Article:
Scientology may be a mystery to a lot of us, but there’s one thing we’re pretty sure about: The controversial church seems to have a thing for show business. Whether it’s playing up its famous members like Tom Cruise or advertising its programs in a flashy Super Bowl spot, The Church of Scientology tends to do its thing with a dash of glitz. And now, the people behind the church are channeling that penchant for all things Hollywood through the small screen with their very own TV channel.
The Scientology Network officially launches on Monday, March 12th at 8 p.m. EST on DirectTV, Roku, Apple TV, Google Play, iTunes, Fire TV, and Chromecast.
The church announced the new platform on social media this Sunday, March 11th, with a countdown kick-off and a few promos. The clips, like the church’s Super Bowl ad, are vague and don’t give a lot of context about what viewers should expect, but they do promise at least *six* original series. They show scenes of people people, solar flares, swanky-looking celebrations, a few quick peeks at what appears to be the famous Scientology E-meters (those showed up in the Super Bowl commercial, too), the sprawling church headquarters, and the late church founder L. Ron Hubbard.
The explainer-style series advertised and the opening tagline in these teasers —”The only thing more interesting than what you’ve heard…is what you haven’t” — all seem to suggest that Scientology’s belief system is misunderstood. These new shows, the ads suggest, will clear things up for viewers. One series will give people an inside look at the church, one will profile Hubbard’s life and teachings, one will focus on the church’s humanitarian efforts, one will introduce viewers to real Scientologists.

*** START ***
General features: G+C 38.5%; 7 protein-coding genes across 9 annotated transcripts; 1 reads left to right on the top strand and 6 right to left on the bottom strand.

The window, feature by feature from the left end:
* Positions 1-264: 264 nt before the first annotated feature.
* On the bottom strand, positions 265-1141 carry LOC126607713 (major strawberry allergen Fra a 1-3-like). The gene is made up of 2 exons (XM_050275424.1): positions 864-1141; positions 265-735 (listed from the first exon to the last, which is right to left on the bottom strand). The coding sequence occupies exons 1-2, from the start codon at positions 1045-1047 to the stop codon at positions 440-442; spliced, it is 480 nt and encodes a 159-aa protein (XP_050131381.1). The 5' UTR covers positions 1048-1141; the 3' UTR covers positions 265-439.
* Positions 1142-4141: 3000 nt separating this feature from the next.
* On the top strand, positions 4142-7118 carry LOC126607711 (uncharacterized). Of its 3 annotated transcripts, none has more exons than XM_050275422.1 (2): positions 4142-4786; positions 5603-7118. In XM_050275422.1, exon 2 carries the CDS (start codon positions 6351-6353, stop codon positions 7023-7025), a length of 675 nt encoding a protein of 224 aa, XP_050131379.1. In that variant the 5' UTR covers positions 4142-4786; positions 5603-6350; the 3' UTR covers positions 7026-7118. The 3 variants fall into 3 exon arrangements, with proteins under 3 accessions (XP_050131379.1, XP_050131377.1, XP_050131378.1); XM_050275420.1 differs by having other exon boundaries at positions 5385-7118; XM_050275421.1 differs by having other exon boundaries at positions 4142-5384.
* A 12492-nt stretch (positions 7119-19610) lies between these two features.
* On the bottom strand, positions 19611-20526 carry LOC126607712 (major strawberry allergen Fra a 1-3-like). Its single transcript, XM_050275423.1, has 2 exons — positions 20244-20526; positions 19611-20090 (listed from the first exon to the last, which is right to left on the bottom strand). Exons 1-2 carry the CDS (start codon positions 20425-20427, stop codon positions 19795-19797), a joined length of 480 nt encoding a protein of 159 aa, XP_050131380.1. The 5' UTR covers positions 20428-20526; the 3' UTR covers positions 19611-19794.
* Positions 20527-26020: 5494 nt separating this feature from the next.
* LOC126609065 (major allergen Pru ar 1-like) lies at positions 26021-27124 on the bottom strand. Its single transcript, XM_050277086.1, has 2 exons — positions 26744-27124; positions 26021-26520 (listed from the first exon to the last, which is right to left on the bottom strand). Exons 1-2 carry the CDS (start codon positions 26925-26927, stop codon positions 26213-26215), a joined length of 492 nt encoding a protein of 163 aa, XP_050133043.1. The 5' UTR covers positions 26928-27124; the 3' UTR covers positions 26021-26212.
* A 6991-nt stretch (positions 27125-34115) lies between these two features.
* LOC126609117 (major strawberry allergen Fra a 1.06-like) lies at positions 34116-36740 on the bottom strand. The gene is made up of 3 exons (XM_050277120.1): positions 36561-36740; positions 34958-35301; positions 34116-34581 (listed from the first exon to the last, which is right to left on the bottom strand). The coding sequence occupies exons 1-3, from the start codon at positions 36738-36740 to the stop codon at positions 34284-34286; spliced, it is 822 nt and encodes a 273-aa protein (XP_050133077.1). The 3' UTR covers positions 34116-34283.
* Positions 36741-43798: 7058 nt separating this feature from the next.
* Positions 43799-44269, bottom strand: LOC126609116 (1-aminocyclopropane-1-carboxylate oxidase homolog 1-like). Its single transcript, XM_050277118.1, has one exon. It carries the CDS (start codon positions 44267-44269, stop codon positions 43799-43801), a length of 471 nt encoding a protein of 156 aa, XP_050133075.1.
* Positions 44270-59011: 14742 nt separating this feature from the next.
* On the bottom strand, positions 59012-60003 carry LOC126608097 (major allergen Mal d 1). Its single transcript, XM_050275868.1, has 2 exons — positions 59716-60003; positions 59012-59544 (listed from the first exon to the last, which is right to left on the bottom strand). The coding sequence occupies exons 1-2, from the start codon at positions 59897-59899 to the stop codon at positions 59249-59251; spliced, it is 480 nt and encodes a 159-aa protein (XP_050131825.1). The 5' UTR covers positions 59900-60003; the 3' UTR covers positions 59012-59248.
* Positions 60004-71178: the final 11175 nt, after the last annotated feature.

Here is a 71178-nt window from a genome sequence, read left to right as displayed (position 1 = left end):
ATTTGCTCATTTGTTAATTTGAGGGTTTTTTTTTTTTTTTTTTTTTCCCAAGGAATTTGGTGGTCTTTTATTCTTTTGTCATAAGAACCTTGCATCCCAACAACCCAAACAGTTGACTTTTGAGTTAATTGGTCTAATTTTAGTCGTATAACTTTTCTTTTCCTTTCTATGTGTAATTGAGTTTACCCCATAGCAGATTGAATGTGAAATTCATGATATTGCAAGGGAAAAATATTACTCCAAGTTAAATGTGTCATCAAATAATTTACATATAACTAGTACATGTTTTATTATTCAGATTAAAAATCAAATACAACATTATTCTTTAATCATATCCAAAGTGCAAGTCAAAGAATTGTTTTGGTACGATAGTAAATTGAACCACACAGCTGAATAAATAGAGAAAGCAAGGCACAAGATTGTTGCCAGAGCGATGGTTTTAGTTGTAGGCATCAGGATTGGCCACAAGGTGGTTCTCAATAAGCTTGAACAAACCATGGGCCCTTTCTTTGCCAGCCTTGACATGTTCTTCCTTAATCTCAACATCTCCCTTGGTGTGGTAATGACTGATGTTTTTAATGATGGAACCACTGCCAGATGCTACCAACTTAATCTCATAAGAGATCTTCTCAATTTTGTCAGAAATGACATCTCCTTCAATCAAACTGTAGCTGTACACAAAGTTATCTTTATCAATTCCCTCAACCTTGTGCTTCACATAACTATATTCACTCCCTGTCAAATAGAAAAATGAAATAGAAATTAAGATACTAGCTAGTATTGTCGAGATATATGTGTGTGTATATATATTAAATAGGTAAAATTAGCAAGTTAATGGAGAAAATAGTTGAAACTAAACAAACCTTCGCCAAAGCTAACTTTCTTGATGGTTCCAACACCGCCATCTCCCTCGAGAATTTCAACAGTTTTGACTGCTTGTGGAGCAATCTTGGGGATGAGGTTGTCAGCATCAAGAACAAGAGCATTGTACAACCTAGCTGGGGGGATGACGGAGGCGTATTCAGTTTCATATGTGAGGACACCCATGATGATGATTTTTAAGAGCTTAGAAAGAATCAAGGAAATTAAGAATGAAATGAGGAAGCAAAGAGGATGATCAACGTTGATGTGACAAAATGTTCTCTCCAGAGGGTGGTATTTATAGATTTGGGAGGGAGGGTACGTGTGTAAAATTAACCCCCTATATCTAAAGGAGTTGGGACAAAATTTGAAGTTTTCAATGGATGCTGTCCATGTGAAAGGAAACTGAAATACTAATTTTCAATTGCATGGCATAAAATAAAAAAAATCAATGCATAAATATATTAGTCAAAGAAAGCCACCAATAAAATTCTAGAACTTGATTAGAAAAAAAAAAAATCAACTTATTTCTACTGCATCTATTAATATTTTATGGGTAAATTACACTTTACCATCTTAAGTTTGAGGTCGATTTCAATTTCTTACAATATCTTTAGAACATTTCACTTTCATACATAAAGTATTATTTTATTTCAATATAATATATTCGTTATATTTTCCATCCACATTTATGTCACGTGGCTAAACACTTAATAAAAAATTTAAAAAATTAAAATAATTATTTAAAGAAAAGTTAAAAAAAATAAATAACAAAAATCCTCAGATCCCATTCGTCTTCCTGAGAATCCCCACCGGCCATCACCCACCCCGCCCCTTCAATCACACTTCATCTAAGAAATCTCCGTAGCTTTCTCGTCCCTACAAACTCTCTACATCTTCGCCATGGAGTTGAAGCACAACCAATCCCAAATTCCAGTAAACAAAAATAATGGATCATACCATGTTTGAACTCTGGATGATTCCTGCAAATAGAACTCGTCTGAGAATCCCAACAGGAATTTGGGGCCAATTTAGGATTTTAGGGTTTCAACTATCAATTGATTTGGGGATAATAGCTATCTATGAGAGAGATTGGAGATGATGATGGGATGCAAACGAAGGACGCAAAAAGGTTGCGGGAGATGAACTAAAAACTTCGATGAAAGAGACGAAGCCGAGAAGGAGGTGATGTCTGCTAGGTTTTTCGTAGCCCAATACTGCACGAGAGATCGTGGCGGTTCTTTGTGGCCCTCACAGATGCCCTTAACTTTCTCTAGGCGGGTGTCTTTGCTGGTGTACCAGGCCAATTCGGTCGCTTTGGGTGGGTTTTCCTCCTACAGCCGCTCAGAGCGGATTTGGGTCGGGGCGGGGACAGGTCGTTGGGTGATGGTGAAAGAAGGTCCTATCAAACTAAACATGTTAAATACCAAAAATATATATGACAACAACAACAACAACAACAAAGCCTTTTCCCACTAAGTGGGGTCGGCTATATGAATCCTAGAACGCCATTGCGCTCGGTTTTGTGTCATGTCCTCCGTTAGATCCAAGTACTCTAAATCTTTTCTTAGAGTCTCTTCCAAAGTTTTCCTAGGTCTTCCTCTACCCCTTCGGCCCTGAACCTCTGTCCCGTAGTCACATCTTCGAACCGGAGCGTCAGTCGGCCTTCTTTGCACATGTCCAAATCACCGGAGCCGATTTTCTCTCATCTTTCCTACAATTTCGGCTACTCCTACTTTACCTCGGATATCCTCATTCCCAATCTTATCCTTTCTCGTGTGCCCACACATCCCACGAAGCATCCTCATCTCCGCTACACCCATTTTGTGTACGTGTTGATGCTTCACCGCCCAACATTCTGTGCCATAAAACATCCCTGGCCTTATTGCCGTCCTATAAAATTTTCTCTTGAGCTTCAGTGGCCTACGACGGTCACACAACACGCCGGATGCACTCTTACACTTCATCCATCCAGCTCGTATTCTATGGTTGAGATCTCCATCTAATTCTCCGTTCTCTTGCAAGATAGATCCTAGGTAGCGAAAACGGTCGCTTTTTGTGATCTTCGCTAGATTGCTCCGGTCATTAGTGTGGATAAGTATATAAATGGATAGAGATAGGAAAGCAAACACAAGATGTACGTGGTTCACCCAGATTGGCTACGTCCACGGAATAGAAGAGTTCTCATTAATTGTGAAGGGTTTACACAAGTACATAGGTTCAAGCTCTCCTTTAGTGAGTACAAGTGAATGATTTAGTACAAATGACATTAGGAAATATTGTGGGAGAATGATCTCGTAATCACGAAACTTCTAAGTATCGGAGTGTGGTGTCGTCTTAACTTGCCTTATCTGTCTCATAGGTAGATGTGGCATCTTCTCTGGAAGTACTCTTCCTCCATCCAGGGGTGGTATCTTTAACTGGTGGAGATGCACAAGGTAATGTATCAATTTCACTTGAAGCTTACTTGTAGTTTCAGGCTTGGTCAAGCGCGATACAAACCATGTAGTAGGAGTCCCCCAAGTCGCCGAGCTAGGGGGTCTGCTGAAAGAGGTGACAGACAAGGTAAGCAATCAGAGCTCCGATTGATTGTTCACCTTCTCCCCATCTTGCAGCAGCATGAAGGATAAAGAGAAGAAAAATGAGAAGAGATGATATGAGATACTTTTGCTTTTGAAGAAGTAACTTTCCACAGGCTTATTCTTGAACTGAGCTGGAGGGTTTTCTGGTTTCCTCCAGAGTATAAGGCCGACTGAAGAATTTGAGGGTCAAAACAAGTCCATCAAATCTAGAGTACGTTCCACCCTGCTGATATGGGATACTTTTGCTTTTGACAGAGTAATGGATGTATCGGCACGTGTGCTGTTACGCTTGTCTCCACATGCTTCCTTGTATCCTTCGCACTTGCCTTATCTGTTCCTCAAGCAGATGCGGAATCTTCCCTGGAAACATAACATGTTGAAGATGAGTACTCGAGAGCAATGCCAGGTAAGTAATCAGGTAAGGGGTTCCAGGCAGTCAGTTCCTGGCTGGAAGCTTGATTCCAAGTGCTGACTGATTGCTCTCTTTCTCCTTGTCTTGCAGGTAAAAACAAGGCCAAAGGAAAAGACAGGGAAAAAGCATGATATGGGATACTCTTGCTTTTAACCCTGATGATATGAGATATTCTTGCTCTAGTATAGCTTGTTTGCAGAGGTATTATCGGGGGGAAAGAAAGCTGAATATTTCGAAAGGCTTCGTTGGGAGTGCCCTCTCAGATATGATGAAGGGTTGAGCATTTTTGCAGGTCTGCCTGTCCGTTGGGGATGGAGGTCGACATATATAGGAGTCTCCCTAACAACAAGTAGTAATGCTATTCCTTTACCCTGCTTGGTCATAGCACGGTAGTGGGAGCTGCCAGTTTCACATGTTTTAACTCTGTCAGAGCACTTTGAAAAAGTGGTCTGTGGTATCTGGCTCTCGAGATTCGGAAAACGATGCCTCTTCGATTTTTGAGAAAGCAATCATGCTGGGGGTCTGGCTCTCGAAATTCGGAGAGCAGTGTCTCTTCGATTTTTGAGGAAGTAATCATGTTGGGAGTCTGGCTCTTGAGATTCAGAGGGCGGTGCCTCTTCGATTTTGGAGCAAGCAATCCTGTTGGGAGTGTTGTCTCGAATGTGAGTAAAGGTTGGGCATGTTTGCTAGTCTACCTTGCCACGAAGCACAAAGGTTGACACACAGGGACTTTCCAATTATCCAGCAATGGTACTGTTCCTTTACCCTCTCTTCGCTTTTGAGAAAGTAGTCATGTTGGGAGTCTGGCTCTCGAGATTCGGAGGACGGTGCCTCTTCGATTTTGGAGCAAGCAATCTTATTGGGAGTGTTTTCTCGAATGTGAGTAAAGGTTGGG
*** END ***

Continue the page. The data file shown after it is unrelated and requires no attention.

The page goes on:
Yes, churches are generally interested in attracting and educating potential new members.
But the fact that all this is coming to our TV screens in the wake of several high-profile movies and shows that have painted Scientology as extreme and abusive in recent years doesn’t seem like a coincidence. The A&E docuseries Leah Remini: Scientology and the Aftermath, for example, won an Emmy in September. Going Clear: Scientology and the Prison of Belief won a Peabody Award, three Emmys, and nominations for several other awards. The church is known for aggressively fighting back against bad press, and the new network’s original series look like they could be aiming to do just that.
Entertainment has been part of Scientology’s DNA since its founder, Hubbard, started publishing sci-fi pulp fiction in the ’30s. (The church continues to promote his books via its publishing arm). With that kind of background and some famously deep pockets, the church seems to have big plans for its new platform. It’ll be interesting to see how it all goes over, starting in a matter of hours…